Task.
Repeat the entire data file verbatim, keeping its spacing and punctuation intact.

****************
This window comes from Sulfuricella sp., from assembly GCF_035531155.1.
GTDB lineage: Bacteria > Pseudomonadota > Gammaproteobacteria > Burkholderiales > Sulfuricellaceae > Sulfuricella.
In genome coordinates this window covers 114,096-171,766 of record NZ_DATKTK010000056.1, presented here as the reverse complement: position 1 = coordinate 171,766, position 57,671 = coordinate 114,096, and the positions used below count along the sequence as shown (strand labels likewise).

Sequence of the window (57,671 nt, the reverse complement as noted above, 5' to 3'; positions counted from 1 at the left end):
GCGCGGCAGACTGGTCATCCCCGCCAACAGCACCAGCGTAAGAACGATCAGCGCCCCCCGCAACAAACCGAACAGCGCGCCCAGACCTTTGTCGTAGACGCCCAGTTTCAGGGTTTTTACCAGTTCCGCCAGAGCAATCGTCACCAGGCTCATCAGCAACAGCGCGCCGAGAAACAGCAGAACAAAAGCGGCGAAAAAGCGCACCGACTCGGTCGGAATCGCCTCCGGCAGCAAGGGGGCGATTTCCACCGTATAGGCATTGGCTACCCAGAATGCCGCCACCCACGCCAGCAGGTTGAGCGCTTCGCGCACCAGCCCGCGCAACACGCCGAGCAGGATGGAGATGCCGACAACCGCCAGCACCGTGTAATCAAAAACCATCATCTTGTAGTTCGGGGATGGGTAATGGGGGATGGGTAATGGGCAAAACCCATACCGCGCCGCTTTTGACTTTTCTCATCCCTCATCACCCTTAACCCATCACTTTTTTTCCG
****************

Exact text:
This window comes from Sulfuricella sp., from assembly GCF_035531155.1.
GTDB lineage: Bacteria > Pseudomonadota > Gammaproteobacteria > Burkholderiales > Sulfuricellaceae > Sulfuricella.
In genome coordinates this window covers 114,096-171,766 of record NZ_DATKTK010000056.1, presented here as the reverse complement: position 1 = coordinate 171,766, position 57,671 = coordinate 114,096, and the positions used below count along the sequence as shown (strand labels likewise).

Sequence of the window (57,671 nt, the reverse complement as noted above, 5' to 3'; positions counted from 1 at the left end):
GCGCGGCAGACTGGTCATCCCCGCCAACAGCACCAGCGTAAGAACGATCAGCGCCCCCCGCAACAAACCGAACAGCGCGCCCAGACCTTTGTCGTAGACGCCCAGTTTCAGGGTTTTTACCAGTTCCGCCAGAGCAATCGTCACCAGGCTCATCAGCAACAGCGCGCCGAGAAACAGCAGAACAAAAGCGGCGAAAAAGCGCACCGACTCGGTCGGAATCGCCTCCGGCAGCAAGGGGGCGATTTCCACCGTATAGGCATTGGCTACCCAGAATGCCGCCACCCACGCCAGCAGGTTGAGCGCTTCGCGCACCAGCCCGCGCAACACGCCGAGCAGGATGGAGATGCCGACAACCGCCAGCACCGTGTAATCAAAAACCATCATCTTGTAGTTCGGGGATGGGTAATGGGGGATGGGTAATGGGCAAAACCCATACCGCGCCGCTTTTGACTTTTCTCATCCCTCATCACCCTTAACCCATCACTTTTTTTCCG